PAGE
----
Standard & Poor’s 500 (S&P 500) Index’s first quarter 2021 performance of 5.8% has contributed to the index being up 19% from its pre-pandemic peak. This is the fourth consecutive quarter of positive performance for U.S. domestic equity markets. All S&P 500 sectors exhibited positive performance this quarter.
There was some sector rotation throughout the quarter. Segments of the economy that underperformed last year are among the best performers so far this year. Energy was up 30.9% in the quarter after declining 33.7% during 2020. These gains came as demand for underlying commodities picked up. The end of pandemic-related lockdowns is leading to increased mobility. There is an expectation for continued travel, and thus demand for oil. OPEC production cuts, which contributed to limited supply, are expected to start rolling off during the second quarter. Producers will be increasing production and that may keep prices relatively flat over the next few months.
Financials, the third-worst performing sector last year, was the second-best performing sector in the first quarter as it was up 16.0%. Banks were expecting the worst when it came to the pandemic. As a result, major provisions were made for prospective loan losses. Actual losses appear narrower than anticipated, leading to more profits being realized.
Real Estate, another sector that underperformed last year, saw strong returns distributed across multiple subsectors. Retail and Hotel REITs saw a comeback in first quarter after a difficult 2020. These subsectors were up 21.4% and 15.2%, respectively. Office REITs continue to struggle on a relative basis.
Companies with smaller market capitalizations outperformed their larger counterparts this quarter. The MSCI USA Small Cap Index was up 12.5%.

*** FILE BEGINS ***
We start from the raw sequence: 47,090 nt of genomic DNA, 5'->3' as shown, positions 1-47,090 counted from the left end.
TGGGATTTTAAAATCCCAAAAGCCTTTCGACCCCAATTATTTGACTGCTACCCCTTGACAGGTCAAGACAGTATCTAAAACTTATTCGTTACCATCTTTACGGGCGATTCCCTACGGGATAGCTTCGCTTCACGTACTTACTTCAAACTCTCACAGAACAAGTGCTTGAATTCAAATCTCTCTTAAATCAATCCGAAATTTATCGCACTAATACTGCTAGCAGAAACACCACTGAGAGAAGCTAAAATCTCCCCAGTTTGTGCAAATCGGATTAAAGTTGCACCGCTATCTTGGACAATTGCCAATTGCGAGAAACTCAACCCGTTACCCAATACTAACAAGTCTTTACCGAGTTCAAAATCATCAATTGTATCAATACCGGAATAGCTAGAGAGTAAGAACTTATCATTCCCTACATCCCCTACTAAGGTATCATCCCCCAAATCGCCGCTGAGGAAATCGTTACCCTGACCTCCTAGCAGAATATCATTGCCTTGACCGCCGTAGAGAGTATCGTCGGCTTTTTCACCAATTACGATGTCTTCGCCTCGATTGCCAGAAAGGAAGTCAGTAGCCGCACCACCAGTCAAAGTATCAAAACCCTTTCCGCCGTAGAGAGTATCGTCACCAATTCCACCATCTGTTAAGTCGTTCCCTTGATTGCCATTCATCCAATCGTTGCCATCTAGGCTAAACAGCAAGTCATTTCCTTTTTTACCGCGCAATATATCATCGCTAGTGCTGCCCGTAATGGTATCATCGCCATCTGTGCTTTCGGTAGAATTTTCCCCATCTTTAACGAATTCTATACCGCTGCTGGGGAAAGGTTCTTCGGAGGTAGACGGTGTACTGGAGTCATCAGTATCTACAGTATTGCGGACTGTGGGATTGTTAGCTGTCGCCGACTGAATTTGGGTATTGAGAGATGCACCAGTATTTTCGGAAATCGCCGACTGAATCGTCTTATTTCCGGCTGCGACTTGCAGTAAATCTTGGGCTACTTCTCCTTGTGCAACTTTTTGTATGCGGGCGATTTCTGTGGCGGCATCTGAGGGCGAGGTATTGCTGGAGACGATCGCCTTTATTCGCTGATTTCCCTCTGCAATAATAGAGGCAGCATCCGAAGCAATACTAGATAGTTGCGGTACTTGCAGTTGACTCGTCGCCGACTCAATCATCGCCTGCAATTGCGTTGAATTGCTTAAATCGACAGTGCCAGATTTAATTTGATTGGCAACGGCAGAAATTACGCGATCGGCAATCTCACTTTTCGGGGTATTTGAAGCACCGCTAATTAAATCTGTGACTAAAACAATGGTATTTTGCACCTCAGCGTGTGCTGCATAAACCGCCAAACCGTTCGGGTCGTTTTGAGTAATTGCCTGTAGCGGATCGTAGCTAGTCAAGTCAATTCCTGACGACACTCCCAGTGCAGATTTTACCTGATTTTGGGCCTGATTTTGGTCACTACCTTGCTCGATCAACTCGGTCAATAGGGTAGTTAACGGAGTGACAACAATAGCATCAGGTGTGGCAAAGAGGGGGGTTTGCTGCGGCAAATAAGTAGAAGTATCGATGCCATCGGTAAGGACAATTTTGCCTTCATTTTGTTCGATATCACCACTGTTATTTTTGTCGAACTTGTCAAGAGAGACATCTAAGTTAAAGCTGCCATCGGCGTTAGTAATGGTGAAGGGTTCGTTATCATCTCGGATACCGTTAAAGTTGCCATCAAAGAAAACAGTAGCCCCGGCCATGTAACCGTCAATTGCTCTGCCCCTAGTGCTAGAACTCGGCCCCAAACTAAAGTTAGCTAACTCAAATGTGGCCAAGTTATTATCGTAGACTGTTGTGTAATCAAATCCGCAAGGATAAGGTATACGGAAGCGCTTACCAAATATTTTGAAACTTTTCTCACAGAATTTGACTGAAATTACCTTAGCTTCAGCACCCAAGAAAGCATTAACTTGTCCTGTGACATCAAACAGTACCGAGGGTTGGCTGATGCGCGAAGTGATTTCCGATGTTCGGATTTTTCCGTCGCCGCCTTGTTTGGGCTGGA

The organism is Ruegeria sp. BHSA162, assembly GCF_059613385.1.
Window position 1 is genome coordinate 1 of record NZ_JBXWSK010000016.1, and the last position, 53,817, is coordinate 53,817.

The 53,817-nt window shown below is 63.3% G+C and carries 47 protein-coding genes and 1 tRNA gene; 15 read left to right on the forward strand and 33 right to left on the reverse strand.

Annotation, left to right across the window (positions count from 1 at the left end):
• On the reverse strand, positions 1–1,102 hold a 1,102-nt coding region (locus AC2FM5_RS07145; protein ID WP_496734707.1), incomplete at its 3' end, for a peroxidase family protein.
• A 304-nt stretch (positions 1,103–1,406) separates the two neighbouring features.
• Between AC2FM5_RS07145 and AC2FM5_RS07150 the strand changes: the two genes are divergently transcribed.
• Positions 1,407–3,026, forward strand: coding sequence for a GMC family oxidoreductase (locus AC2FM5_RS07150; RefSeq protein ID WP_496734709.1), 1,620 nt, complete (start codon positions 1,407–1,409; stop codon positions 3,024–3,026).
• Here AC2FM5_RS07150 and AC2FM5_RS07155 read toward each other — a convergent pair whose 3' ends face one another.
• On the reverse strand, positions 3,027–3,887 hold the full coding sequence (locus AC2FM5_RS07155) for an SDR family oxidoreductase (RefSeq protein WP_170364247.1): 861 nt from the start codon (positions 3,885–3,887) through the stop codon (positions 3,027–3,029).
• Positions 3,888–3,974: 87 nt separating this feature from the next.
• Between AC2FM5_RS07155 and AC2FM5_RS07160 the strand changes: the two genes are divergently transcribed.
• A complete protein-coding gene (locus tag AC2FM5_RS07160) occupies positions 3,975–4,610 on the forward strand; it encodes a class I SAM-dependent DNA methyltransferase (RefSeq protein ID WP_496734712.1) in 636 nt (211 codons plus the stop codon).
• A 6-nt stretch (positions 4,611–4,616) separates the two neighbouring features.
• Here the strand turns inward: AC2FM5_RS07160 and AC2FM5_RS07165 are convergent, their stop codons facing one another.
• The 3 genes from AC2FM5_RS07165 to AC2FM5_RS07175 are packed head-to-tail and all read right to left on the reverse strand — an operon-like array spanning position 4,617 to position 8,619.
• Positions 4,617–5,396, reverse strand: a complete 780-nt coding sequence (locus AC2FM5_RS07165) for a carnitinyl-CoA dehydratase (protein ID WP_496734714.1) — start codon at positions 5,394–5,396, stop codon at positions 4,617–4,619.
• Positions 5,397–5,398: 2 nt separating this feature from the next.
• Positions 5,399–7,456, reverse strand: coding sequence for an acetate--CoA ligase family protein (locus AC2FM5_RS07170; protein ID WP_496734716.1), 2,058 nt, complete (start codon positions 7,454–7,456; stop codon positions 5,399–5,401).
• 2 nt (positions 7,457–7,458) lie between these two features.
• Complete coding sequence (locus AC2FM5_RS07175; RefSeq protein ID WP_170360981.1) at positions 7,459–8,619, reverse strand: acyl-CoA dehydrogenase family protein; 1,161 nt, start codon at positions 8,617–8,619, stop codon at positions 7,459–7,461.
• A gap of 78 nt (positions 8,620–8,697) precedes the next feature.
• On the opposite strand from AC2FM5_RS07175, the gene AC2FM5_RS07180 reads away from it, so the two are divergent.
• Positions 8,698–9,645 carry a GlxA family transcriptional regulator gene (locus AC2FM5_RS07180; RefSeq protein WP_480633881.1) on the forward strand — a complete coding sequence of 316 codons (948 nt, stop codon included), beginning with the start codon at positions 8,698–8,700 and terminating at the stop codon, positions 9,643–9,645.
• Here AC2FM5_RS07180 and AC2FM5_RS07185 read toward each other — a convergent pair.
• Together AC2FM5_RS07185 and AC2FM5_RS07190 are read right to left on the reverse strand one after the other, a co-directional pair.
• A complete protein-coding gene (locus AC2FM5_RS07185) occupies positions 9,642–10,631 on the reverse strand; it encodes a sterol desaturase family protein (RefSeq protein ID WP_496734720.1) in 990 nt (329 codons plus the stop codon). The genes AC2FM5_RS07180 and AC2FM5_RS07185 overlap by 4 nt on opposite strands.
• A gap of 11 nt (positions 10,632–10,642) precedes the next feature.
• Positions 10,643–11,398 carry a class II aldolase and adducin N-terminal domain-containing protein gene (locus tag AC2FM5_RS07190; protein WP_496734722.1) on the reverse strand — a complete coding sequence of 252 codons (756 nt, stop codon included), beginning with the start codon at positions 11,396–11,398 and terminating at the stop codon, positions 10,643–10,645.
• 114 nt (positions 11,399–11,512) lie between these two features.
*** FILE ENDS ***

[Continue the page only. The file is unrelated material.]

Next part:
Developed and emerging markets lagged U.S. domestic markets. The developed market index, MSCI EAFE, was up 3.5% while the emerging market index, the MSCI EM, was up 2.3%.
The Value/Growth Dance
Another factor that continues to see a comeback is Value. In the first quarter, Value, as measured by the MSCI USA Value Index, was up 9.7%. Growth, using the MSCI USA Growth Index, was flat at 0.5%. The aforementioned outperforming sectors in the quarter are sectors that were beaten down last year. The Value benchmark has a 19% allocation to the Finance sector, a 5% allocation to Energy and a 4% allocation to Real Estate. This compares with the Growth allocations of 2.0%, 0.2% and 1.2%, respectively.
The rotation comes in the midst of high valuations for growth companies. Stock prices for growth companies have accelerated far ahead of their earnings. The price-to-earnings ratio for the next 12 months on the MSCI USA Growth Index was at 33.8x on March 31. This is down from 36.9x at the beginning of January.
To add a little context, the five-year average is 23.3x and the 10-year average is 20.2x. The Value index, on the other hand, closed the quarter at 17.3x. This is right in line with where it closed at the end of 2020. The concern in regard to the Growth realm is even if we continue to see earnings grow, the growth may not be enough to justify the prices we are seeing.
The Next Few Quarters
Valuation will continue to be a theme in the next few months. S&P 500 earnings are expected to grow approximately 24% in 2021. Flattening stock prices will contribute to fairer market valuations. Parts of the Industrials and Materials sectors are expected to benefit from a governmental focus on infrastructure. Margins may expand in Financials considering the likelihood we have hit the interest rate floor and there is some room on the upside for rates.
The high valuations relative to expected growth lead us to remain cautiously vigilant on equity markets.
Source: BTC Capital Management, Bloomberg LP, Ibbotson Associates, FactSet, Refinitiv.
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